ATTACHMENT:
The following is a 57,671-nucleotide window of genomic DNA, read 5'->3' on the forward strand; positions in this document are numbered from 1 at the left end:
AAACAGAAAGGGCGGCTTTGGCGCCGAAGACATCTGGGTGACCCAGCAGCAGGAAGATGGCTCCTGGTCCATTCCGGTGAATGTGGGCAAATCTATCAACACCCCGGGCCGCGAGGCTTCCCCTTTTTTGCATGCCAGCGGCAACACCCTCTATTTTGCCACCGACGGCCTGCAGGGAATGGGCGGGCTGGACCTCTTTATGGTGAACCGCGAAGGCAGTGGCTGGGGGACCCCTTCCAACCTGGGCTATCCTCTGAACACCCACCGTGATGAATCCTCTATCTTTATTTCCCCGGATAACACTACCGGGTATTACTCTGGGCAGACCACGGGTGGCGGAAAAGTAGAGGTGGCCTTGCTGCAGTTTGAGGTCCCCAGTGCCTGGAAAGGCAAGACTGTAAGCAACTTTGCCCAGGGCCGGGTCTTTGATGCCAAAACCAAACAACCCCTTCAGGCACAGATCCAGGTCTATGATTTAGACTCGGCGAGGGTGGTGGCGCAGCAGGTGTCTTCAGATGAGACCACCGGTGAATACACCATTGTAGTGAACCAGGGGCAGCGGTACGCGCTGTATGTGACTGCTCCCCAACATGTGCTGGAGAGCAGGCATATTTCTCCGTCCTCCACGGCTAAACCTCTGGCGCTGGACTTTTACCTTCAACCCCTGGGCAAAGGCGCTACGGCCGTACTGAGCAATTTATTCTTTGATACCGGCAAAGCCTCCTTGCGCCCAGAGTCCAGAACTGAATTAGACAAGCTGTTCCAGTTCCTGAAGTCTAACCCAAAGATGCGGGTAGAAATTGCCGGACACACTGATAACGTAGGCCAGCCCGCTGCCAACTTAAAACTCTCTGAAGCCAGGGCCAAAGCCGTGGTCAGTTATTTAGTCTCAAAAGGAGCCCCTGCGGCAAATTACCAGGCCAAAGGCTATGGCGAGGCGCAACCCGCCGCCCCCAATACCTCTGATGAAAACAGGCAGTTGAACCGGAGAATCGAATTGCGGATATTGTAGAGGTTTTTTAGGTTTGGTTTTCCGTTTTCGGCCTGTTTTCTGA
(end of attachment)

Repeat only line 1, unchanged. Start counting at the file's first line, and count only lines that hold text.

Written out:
The following is a 57,671-nucleotide window of genomic DNA, read 5'->3' on the forward strand; positions in this document are numbered from 1 at the left end: